The deaths of the four girls forced Congress to enact the Civil Rights Act of 1964, he said.

“In that sense their murder was a sacrificial offering that advanced justice for all of us,” he said.

The goal of the civil rights movement was to “establish a society of justice” and one where people “would be judged by the only criteria that truly matters, the state of heart and soul of a person and not by mere appearance,” he said.

King challenged everyone to be people of character because “character is the very gatehouse of the virtues that we must pursue,” he said. Archbishop Gregory said the world praised Nelson Mandela’s strength of character, which “turned injustice into concord,” ending apartheid in South Africa.

“We must recommit ourselves to living lives of harmony, integrity, compassion and charity so that our own character might inspire another generation of Americans no matter what their age or background,” Archbishop Gregory said.

Nigel Scott, his wife, Carmen, and two young boys worship at Sts. Peter and Paul Church, Decatur. It was their first time attending the annual Mass. He said the Mass is a reminder that the community needs to do “better as a society” to live up to King’s message.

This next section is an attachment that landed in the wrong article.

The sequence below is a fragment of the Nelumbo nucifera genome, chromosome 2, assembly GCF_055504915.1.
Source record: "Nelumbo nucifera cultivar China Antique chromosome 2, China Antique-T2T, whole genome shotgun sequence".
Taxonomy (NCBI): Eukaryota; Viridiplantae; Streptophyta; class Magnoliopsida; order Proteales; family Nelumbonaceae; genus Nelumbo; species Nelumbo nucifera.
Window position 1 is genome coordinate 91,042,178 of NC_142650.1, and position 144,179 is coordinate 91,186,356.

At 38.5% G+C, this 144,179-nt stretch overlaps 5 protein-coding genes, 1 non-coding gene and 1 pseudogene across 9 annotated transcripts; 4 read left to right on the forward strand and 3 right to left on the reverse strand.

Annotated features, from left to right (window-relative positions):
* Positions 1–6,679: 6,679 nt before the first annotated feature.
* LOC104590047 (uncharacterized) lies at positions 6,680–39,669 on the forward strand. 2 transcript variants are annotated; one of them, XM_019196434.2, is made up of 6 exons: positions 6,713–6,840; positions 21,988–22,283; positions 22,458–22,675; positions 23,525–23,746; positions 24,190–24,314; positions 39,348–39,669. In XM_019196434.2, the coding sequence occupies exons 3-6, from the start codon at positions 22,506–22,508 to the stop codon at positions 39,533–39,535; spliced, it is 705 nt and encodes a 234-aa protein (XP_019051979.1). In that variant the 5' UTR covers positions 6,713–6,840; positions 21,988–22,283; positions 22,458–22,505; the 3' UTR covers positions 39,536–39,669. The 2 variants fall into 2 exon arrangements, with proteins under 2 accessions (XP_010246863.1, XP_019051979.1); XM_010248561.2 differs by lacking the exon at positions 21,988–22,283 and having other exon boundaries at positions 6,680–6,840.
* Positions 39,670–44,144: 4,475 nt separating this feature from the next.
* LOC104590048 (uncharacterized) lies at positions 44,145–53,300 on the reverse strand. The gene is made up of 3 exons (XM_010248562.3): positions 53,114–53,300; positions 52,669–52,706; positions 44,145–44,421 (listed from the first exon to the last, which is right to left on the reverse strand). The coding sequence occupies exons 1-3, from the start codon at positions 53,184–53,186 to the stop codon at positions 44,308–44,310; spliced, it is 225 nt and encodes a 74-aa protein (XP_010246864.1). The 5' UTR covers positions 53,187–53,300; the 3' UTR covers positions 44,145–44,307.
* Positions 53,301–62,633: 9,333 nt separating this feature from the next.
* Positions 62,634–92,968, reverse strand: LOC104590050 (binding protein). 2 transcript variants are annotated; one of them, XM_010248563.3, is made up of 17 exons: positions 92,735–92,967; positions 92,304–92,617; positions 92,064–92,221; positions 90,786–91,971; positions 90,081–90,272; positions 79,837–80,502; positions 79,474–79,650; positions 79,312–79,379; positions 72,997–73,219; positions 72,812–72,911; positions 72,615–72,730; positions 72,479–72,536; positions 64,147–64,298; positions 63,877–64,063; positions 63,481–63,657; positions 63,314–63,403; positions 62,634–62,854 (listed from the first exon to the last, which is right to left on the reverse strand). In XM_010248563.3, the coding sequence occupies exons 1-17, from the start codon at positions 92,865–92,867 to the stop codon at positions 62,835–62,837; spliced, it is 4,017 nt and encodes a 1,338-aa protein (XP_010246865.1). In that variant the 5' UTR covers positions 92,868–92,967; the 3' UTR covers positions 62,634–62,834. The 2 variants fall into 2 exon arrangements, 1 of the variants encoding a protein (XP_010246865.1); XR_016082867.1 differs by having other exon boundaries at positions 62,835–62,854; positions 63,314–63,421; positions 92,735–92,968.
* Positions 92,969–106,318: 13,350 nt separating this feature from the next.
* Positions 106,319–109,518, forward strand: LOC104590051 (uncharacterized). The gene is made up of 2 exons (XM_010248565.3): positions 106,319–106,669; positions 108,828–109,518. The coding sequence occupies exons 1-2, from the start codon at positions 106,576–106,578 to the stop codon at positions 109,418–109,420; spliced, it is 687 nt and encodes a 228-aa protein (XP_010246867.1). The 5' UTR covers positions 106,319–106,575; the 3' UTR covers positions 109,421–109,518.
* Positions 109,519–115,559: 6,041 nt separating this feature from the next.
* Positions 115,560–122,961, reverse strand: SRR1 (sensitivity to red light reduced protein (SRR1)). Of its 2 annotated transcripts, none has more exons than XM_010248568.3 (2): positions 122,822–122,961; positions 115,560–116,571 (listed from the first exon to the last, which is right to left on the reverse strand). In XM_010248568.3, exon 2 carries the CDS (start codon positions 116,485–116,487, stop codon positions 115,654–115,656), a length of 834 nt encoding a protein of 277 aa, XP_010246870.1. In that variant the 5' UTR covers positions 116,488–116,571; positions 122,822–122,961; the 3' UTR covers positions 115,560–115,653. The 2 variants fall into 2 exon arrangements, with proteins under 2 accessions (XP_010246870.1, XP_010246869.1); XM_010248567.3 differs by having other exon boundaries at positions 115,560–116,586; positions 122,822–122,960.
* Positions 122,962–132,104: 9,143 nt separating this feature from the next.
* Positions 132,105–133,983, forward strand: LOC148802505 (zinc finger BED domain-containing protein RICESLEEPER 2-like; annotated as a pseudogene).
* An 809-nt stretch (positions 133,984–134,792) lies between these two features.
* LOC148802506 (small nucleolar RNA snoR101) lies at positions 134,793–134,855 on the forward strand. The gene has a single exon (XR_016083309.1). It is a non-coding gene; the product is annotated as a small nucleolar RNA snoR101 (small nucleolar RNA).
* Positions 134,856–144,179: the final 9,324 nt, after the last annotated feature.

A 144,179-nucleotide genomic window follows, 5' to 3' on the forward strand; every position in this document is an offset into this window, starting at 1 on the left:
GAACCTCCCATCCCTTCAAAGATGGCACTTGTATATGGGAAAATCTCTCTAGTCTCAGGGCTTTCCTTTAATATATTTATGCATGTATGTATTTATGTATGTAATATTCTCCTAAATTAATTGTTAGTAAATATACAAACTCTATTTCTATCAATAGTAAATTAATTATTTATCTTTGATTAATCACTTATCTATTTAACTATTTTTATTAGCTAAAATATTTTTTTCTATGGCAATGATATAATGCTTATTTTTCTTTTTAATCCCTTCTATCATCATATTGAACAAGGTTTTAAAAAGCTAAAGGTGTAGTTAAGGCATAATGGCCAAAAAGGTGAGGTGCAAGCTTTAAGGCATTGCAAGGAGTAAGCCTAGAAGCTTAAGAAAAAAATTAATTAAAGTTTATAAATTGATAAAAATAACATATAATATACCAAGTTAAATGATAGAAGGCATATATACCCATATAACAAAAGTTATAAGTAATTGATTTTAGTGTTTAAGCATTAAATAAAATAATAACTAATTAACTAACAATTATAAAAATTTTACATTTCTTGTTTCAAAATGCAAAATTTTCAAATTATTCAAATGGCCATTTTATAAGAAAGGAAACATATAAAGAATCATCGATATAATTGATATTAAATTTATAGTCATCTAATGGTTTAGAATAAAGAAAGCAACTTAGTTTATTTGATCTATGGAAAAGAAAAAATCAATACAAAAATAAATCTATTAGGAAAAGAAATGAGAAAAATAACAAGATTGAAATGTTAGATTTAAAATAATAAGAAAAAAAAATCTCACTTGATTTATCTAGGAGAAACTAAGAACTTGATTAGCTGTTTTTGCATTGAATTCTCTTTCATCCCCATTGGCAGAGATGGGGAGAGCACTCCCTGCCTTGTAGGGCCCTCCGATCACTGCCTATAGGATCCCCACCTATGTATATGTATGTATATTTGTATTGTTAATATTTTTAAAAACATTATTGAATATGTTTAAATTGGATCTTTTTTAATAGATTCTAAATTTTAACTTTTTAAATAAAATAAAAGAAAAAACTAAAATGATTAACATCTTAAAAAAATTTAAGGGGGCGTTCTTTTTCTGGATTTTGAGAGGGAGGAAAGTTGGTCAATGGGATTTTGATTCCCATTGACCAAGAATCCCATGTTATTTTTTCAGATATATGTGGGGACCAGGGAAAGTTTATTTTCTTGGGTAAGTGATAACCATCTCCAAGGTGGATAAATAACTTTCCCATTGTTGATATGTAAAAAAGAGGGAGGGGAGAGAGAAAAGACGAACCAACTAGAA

Elaine Green, left, and Bea Pinckney of St. Philip Benizi Church, Jonesboro, join hands during the praying of the Our Father. They were present for the annual Mass honoring the late minister and civil rights activist, Dr. Martin Luther King Jr.

Jesus Ayala came with his daughter, Adreana, who read the second Scripture passage. They are members of Corpus Christi Church, in Stone Mountain. Adreana read St. Paul’s letter to the Philippians in Spanish.  He said the Spanish community should learn more about King and participate in the beautiful Mass.

Mburu held back tears as she accepted the Father Bruce Wilkinson Founders Award.

She moved to the United States in 1998, first to Ohio, then Georgia where she ran a restaurant for several years.

Luella Chambers, Father Bruce Wilkinson Founders Award sub-committee chairperson, left, presents the award to the 2014 recipient, Victoria Mburu, a member of St. Francis of Assisi Church, Cartersville. Photo By Michael Alexander

She grew up in a Catholic family, in a community north of Nairobi. Two siblings live in the United States while three others remain in Kenya. She worshipped for years at St. Joseph Church, in Marietta, active in many ministries. But she later joined St. Francis of Assisi Church, in Cartersville, where Msgr. Dan Stack had welcomed the community to celebrate a Kenyan Mass every third Sunday of the month. It began in 2012 and draws around 50 people. Everyone is invited to the celebration.

“We are grateful to have found a church home at St. Francis. There is room for us there. Our Kenyan Mass keeps growing. Word gets around,” she said.

“I thank God for our faith because it has no boundaries, and we have the best privilege that no matter where we may be in the world we can join in the celebration of the Mass, even when you don’t know the language or culture,” she said.